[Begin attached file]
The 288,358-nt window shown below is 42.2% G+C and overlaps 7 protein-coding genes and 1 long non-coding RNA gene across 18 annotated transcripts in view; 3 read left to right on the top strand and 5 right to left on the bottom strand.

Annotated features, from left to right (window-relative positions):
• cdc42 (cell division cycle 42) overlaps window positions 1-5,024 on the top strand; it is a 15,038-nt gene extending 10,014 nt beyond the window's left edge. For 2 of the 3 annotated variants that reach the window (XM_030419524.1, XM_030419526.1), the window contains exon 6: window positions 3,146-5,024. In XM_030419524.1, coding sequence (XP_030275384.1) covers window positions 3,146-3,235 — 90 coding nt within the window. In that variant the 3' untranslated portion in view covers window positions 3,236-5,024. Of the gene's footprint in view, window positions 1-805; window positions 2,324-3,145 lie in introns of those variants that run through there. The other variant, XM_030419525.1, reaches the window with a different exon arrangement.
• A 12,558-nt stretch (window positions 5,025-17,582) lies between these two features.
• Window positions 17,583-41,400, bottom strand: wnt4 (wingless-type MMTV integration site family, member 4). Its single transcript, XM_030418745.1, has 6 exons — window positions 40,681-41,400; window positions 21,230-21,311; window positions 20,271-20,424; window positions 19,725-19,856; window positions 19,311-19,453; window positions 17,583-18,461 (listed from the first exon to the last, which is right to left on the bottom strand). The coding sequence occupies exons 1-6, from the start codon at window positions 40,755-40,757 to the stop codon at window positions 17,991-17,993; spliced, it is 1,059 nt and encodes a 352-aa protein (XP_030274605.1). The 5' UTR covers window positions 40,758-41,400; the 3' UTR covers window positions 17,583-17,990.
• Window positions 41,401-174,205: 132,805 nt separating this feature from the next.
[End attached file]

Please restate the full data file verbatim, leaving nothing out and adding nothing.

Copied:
The 288,358-nt window shown below is 42.2% G+C and overlaps 7 protein-coding genes and 1 long non-coding RNA gene across 18 annotated transcripts in view; 3 read left to right on the top strand and 5 right to left on the bottom strand.

Annotated features, from left to right (window-relative positions):
• cdc42 (cell division cycle 42) overlaps window positions 1-5,024 on the top strand; it is a 15,038-nt gene extending 10,014 nt beyond the window's left edge. For 2 of the 3 annotated variants that reach the window (XM_030419524.1, XM_030419526.1), the window contains exon 6: window positions 3,146-5,024. In XM_030419524.1, coding sequence (XP_030275384.1) covers window positions 3,146-3,235 — 90 coding nt within the window. In that variant the 3' untranslated portion in view covers window positions 3,236-5,024. Of the gene's footprint in view, window positions 1-805; window positions 2,324-3,145 lie in introns of those variants that run through there. The other variant, XM_030419525.1, reaches the window with a different exon arrangement.
• A 12,558-nt stretch (window positions 5,025-17,582) lies between these two features.
• Window positions 17,583-41,400, bottom strand: wnt4 (wingless-type MMTV integration site family, member 4). Its single transcript, XM_030418745.1, has 6 exons — window positions 40,681-41,400; window positions 21,230-21,311; window positions 20,271-20,424; window positions 19,725-19,856; window positions 19,311-19,453; window positions 17,583-18,461 (listed from the first exon to the last, which is right to left on the bottom strand). The coding sequence occupies exons 1-6, from the start codon at window positions 40,755-40,757 to the stop codon at window positions 17,991-17,993; spliced, it is 1,059 nt and encodes a 352-aa protein (XP_030274605.1). The 5' UTR covers window positions 40,758-41,400; the 3' UTR covers window positions 17,583-17,990.
• Window positions 41,401-174,205: 132,805 nt separating this feature from the next.